Depending on the underlying JVM (HotSpot or OpenJ9) and Java version, the process executing the agent attach protocol may need to assume the UID and GID of the target JVM. For older JVMs running as non-root (a best practice), even a process running as root would have the attach sequence rejected. For OpenJDK/HotSpot v11.0.1 or greater, root is allowed to invoke the attach sequence.

Knowing all of the above, one might reasonably expect success -- that is, unless the target Java process is running on an Alpine Linux base image which uses musl instead of glibc. To account for the prevalent use of Alpine Linux (and thus musl), the Pixie Java profiler supplies two agent libraries: one built with musl and one with glibc.

How we automated agent attachPermalink

We need to be aware of several facts: the target process is in a peer container, the attach protocol differs by JVM, and the underlying container may have either glibc or musl. After discovering a few of the above issues “the hard way,” we found an excellent open source contribution, namely jattach, which inherently handles most of this complexity. The jattach binary inherently handles both the HotSpot and OpenJ9 attach protocols, and it handles most of the container related issues (e.g. chowning to the correct UID & GID). Succinctly, jattach is highly useful and stands out as an excellent open source contribution.

Unfortunately, we still needed a small amount of additional functionality beyond what jattach provides. For this, we created our own attach program, named px_jattach in honor of its primary ancestor. The px_jattach program first copies both our glibc and musl agent libraries into the target container and then it selects one to use by attempting to map them in using dlopen. After selecting the appropriate agent library, px_jattach simply invokes jattach to do the remaining heavy lifting.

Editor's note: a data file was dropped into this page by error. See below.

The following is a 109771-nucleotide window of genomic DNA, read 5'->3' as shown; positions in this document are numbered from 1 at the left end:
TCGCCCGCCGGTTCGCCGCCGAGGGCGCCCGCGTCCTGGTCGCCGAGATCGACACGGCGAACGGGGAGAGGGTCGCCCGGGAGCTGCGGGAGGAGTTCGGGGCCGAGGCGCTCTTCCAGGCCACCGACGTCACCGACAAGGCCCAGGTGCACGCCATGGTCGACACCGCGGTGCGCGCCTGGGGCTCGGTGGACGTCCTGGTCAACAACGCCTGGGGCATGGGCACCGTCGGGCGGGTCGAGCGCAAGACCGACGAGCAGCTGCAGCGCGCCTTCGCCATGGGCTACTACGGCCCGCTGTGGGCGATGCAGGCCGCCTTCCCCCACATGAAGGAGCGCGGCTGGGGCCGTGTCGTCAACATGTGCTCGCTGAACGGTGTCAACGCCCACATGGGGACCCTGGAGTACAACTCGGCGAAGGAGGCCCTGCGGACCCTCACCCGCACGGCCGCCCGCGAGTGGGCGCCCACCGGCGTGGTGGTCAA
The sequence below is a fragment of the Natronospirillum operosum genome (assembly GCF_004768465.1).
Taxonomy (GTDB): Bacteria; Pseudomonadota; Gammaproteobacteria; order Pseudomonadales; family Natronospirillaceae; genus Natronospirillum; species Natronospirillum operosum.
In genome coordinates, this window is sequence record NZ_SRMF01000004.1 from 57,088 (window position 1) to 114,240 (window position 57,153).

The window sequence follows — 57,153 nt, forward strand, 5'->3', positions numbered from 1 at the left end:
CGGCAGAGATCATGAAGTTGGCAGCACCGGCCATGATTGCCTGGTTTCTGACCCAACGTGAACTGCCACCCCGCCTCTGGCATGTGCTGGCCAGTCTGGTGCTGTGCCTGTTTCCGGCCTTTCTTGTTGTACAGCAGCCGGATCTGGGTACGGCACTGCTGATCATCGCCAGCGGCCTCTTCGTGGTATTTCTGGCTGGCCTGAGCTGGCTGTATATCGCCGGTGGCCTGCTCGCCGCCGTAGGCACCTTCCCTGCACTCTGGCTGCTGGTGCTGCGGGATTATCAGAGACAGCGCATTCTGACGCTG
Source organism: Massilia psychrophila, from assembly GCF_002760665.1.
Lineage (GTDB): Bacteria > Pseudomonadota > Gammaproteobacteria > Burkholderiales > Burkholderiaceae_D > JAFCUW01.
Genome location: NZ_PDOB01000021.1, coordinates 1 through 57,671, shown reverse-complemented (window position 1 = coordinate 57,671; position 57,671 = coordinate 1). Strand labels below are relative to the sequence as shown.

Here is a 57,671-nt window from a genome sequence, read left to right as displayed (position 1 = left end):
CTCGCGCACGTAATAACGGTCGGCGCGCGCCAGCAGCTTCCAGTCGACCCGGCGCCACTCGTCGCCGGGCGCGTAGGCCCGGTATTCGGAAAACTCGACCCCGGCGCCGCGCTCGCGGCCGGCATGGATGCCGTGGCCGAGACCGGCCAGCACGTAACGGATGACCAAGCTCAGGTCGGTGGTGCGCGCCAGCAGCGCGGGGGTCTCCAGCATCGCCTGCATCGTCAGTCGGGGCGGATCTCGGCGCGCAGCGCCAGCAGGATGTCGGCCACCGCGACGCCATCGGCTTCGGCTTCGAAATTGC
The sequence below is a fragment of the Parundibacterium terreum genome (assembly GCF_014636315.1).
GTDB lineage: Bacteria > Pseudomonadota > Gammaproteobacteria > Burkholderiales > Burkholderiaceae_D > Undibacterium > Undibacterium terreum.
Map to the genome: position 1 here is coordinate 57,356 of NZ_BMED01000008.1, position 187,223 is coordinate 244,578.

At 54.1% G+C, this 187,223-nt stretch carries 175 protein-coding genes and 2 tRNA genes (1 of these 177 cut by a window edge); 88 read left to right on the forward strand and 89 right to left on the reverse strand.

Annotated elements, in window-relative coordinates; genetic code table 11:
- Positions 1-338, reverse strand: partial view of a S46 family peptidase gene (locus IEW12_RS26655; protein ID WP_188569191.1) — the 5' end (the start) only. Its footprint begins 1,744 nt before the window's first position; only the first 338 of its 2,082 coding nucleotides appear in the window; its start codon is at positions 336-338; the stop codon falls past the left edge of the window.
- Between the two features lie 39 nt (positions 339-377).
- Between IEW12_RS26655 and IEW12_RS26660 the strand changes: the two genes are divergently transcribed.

ConclusionPermalink

Pixie’s open source platform enables automated turn-key observability for both protocol tracing and performance profiling. With the addition of Java symbolization, Pixie supports full system mixed mode performance profiling of Java applications with low enough overhead to be enabled continuously in production.

To enable Java support without redeployment, we needed to add a JVMTI agent. Each time the JVM JITs some application source code into native binary code stored in memory, our agent writes the symbols and their corresponding virtual address range into a symbol file that we can use to symbolize the Java stack traces.

To see Pixie’s continuous profiler in action, check out the tutorial!

To learn more about how we built Pixie’s continuous eBPF-based profiler, read the Building a Continuous Profiler series.

Have questions? Need help? Find us on Slack or Twitter.

Footnotes


  1. This is in contrast to interpreted languages where the addresses in a stack-trace represent code in the language interpreter (e.g. in the Python or Ruby binary), not in the application source code.
  2. Our JVMTI agent also responds to the CompiledMethodUnload callback. When a method is unloaded, we invalidate the mapping from virtual address range to symbol.
  3. Actually, we copy both our libc & musl agent libraries, and we chown them to the UID & GID of the target process.